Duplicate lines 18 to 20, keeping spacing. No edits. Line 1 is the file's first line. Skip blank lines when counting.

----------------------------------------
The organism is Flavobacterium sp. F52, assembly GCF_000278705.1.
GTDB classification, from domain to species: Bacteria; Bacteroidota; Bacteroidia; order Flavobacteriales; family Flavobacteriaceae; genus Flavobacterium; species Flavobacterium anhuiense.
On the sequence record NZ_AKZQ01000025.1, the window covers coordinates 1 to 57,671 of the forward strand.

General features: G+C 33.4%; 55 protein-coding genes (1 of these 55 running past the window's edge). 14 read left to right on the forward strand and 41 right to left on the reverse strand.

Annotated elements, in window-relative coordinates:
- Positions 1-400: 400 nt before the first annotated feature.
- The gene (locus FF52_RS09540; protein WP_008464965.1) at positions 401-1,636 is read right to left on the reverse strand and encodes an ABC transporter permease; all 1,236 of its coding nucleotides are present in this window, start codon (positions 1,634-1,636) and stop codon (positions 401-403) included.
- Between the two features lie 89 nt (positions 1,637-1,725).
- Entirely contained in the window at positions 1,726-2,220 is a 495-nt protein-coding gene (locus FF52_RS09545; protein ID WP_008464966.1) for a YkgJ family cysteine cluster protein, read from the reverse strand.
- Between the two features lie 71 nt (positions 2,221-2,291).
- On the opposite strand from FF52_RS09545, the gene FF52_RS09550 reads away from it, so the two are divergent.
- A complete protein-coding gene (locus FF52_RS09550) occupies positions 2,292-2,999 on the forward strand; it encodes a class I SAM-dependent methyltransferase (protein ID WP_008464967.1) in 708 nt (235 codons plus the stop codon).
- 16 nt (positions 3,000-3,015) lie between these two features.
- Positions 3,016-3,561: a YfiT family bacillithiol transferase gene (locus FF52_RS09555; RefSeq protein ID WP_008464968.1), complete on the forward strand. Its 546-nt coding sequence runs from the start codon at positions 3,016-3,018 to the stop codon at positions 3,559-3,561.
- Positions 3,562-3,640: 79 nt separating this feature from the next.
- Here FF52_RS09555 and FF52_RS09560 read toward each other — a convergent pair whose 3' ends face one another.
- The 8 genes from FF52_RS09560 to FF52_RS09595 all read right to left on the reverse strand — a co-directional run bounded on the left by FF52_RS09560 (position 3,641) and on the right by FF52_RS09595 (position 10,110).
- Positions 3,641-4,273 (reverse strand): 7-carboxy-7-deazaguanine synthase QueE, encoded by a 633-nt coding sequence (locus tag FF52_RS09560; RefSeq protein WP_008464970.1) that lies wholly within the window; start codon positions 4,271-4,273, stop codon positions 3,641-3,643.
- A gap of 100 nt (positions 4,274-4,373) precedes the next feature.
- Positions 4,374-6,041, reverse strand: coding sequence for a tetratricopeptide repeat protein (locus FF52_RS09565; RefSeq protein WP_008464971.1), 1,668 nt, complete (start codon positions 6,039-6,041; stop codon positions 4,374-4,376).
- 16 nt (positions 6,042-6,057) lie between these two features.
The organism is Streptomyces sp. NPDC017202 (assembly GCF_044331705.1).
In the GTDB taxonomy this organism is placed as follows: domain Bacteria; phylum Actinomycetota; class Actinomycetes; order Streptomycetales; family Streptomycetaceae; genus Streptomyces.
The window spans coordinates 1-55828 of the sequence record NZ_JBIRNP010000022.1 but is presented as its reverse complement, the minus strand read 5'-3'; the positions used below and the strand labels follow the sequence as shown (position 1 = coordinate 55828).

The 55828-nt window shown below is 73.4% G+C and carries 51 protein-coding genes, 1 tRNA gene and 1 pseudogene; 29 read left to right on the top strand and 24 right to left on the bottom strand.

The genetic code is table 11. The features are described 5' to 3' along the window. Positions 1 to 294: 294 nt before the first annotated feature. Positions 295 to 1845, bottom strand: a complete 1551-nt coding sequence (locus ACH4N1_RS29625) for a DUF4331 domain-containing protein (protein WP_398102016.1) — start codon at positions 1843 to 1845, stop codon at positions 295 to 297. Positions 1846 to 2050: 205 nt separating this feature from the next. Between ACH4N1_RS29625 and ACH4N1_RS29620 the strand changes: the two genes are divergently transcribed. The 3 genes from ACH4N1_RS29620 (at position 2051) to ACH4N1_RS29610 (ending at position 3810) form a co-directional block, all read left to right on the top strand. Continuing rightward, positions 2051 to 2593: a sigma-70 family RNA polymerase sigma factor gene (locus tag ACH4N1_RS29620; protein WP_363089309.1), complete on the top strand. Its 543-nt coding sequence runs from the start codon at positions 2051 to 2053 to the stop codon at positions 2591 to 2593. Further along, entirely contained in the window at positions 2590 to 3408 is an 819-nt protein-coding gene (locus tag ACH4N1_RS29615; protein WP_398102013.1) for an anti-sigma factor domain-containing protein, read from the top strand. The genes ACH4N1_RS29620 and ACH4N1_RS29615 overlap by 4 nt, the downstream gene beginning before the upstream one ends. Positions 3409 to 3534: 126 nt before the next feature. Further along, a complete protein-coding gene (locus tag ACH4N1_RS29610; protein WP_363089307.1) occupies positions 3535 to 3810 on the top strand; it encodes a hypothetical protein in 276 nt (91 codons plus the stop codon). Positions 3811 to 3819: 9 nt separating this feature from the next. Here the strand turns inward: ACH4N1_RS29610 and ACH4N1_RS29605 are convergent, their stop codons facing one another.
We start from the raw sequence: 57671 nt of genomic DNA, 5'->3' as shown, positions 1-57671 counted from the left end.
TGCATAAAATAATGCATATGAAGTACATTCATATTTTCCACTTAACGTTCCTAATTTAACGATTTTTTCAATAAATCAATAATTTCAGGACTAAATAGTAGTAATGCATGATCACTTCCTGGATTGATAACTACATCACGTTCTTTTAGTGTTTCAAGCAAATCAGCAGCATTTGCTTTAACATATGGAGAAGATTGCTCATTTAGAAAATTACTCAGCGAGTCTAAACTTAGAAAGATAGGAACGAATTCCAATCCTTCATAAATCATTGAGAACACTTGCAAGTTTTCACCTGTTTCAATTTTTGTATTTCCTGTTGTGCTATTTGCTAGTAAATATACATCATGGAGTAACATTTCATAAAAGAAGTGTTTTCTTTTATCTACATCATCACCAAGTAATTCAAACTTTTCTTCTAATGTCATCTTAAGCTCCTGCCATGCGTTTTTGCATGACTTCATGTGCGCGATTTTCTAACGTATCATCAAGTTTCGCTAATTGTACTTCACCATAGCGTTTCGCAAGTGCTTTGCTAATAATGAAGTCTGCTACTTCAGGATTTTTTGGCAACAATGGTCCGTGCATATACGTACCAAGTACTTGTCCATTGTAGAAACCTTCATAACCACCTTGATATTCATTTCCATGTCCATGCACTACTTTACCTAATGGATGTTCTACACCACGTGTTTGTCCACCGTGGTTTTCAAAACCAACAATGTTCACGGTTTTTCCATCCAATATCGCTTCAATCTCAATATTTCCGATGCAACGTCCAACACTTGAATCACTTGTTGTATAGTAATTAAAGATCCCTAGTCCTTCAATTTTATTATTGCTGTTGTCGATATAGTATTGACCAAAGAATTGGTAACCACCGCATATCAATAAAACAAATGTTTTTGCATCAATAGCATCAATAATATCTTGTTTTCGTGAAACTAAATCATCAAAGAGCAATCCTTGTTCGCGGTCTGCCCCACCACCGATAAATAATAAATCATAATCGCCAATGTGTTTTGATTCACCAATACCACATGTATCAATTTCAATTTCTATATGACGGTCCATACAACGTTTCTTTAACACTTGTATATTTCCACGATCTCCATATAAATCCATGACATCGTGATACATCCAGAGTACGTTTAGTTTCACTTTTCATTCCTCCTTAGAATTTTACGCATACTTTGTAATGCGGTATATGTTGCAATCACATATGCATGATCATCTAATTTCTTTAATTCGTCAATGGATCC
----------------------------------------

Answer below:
- Positions 3,641-4,273 (reverse strand): 7-carboxy-7-deazaguanine synthase QueE, encoded by a 633-nt coding sequence (locus tag FF52_RS09560; RefSeq protein WP_008464970.1) that lies wholly within the window; start codon positions 4,271-4,273, stop codon positions 3,641-3,643.
- A gap of 100 nt (positions 4,274-4,373) precedes the next feature.
- Positions 4,374-6,041, reverse strand: coding sequence for a tetratricopeptide repeat protein (locus FF52_RS09565; RefSeq protein WP_008464971.1), 1,668 nt, complete (start codon positions 6,039-6,041; stop codon positions 4,374-4,376).